Clean Power

Published on November 4th, 2016 | by Tina Casey

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GE On Board With Yuuuuuge US Wind Power Project

November 4th, 2016 by  

It looks like the wind power bottleneck is about to blow wide open. Earlier this week, GE signed on to the single largest renewable energy project in the US, the massive 720-mile, 4,000 megawatt Plains & Eastern Clean Line. The new transmission line will bring clean power from wind farms (and a bit of solar power, too) in the Oklahoma Panhandle area to points east.

New clean power transmission lines in the Midwest haven’t exactly had smooth sailing recently, but GE’s Andrew Goodman, who is managing the project, spent some time on the phone with me earlier this week and he made a good case for this one happening.

us-wind-power-plains-eastern

New Wind Line Gets TLC From DOE

If Clean Line rings a bell, run right out and buy yourself a cigar. The energy company is the force behind a whole series of high voltage DC (HVDC) transmission lines in development, aimed at bringing clean power from the windy (and sunny) midwest to other parts of the country: Centennial West, Grain Belt Express, Rock Island, and Western Spirit round out the roster along with Plains & Eastern.

Some of these projects have gotten caught up in local opposition but last spring the US Department of Energy took the highly unusual step of announcing that it would help push the Plains & Eastern project forward.

Although the Energy Policy Act of 2005 authorized the agency to participate in the development of new transmission lines, it had not exercised its authority to do so until Plains & Eastern came along.

The transmission line partnership does not include financial backing, but it could make a a world of difference in terms of accelerating land acquisition for the project. It empowers the Energy Department to acquire land on behalf of Clean Line.

That effectively takes property off of local tax rolls, which is not a good thing. However, the agreement requires Clean Line to make payments to local governments with the aim of offsetting those losses.

Here’s the rundown from Clean Line:

Plains & Eastern Clean Line is the largest clean energy infrastructure project in the United States. The $2.5 billion project — 100% funded by private investment — will support thousands of jobs in Oklahoma, Arkansas, and Tennessee, including hundreds of manufacturing jobs in those states.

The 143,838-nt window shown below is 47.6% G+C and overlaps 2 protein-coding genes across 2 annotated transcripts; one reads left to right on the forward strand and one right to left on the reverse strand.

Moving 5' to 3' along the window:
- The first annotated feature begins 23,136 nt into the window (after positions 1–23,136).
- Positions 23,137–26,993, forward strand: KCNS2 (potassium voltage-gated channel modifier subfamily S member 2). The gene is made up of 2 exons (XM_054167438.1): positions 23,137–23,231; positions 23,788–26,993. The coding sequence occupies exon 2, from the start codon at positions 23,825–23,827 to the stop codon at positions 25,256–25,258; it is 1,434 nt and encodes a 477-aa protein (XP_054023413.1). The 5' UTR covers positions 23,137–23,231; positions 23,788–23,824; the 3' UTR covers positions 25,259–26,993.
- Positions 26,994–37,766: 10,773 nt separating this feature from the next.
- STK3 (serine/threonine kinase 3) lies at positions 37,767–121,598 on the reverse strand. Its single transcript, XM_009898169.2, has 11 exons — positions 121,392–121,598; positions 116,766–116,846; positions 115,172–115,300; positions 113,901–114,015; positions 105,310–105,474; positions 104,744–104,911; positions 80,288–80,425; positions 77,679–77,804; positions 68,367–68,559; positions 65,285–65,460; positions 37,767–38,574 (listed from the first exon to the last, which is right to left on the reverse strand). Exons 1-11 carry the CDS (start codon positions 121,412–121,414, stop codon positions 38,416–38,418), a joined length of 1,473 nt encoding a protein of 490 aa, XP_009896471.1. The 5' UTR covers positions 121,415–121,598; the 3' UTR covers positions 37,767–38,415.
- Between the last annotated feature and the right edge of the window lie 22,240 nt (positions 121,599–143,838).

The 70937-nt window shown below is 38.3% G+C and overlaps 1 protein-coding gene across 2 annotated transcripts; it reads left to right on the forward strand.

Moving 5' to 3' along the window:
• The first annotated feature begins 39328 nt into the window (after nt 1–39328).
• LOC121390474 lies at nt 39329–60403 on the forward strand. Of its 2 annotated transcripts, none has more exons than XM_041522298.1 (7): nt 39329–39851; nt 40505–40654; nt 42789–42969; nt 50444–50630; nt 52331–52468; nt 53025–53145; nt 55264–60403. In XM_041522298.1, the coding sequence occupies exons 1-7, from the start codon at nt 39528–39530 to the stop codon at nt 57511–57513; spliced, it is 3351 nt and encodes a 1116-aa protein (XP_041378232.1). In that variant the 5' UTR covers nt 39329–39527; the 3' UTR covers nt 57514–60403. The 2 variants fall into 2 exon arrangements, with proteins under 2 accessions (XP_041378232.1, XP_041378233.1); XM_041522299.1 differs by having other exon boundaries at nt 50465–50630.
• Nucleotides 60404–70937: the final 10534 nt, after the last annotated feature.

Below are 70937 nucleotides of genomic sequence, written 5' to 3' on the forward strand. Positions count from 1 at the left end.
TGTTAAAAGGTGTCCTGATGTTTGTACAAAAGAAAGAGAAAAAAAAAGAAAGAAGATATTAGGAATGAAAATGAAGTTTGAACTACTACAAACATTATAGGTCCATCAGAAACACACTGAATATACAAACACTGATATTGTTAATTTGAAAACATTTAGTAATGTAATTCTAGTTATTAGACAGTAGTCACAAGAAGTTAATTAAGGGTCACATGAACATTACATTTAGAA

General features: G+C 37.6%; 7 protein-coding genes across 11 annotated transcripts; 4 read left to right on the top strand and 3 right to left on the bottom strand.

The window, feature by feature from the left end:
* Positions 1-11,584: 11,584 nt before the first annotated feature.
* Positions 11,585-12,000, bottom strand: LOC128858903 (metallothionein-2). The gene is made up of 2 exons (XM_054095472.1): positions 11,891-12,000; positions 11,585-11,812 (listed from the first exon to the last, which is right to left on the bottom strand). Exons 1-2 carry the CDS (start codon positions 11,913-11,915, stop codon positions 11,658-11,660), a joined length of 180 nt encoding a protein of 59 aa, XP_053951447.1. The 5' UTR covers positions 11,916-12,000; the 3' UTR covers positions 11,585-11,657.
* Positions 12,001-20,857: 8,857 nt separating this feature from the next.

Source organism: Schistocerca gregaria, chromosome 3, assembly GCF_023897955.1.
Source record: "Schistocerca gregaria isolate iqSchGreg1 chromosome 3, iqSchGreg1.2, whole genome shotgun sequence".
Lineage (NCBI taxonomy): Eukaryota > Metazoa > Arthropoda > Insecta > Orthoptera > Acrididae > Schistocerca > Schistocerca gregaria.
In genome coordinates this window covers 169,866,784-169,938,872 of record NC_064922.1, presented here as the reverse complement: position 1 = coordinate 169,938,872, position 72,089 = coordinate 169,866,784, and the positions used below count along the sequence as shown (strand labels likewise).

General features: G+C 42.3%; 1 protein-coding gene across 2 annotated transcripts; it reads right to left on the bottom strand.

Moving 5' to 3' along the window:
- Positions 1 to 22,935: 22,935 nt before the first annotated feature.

DOE’s role extends to the 705 miles of line running from Oklahoma to the Arkansas-Tennessee border. Connections to Texas and Tennessee will be Clean Line’s responsibility.

GE’s First HVDC Project In 20 Years

GE’s role will be to provide three converter stations. Their purpose is to make the transmission of bulk electricity more efficient and economical by converting AC current to DC, then back to AC for pickup by local utilities.

Those of you who have followed GE news on and off for the past 20 years may be surprised to hear that, since GE spun off its HVDC converter business about 20 years ago.

However, some of that technology went to HVDC expert Alstom, and GE acquired Alstom just last year in anticipation of the need for new transmission lines for renewable energy.

As for the converter stations themselves, according to Goodman there has not been a sea change in transformer technology in recent years. However, the latest iteration is more efficient and much more compact thanks partly to the use of new materials including higher grade steel and more efficient, less bulky insulation.

Nothing Can Stop Wind Power Now

When global engineering giants like GE lay plans for a wind-powered future, it kind of pulls the rug out from under all the clean energy naysayers in the US. For the record, that includes a major-party presidential candidate.

According to Goodman, GE anticipates that the Clean Power Plan will hold up in court, and that states will be eager to get their hands on more renewable energy:

“We strongly believe that renewables, over time, will replace fossil fuels…there will be more need for bulk transmission to bring [clean power] to areas without renewables.”

Goodman also noted that utilities are already on the clean energy bandwagon, and that the economics are “very competitive” with fossil fuels.

In addition to its land based wind ventures, GE has also been ramping up on the offshore end of things.

Last summer, GE began shipping its first offshore wind turbine nacelles from its factory in France to the US, for installation at the first offshore wind farm in the US, the Block Island wind farm off the coast of Rhode Island.

Earlier this week, GE announced its aim to be “one of the top three players in the offshore wind industry globally” with the assignment of a new CEO to direct its offshore wind business.

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Image: via Clean Line Energy.





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About the Author

specializes in military and corporate sustainability, advanced technology, emerging materials, biofuels, and water and wastewater issues. Tina’s articles are reposted frequently on Reuters, Scientific American, and many other sites. Views expressed are her own. Follow her on Twitter @TinaMCasey and Google+.



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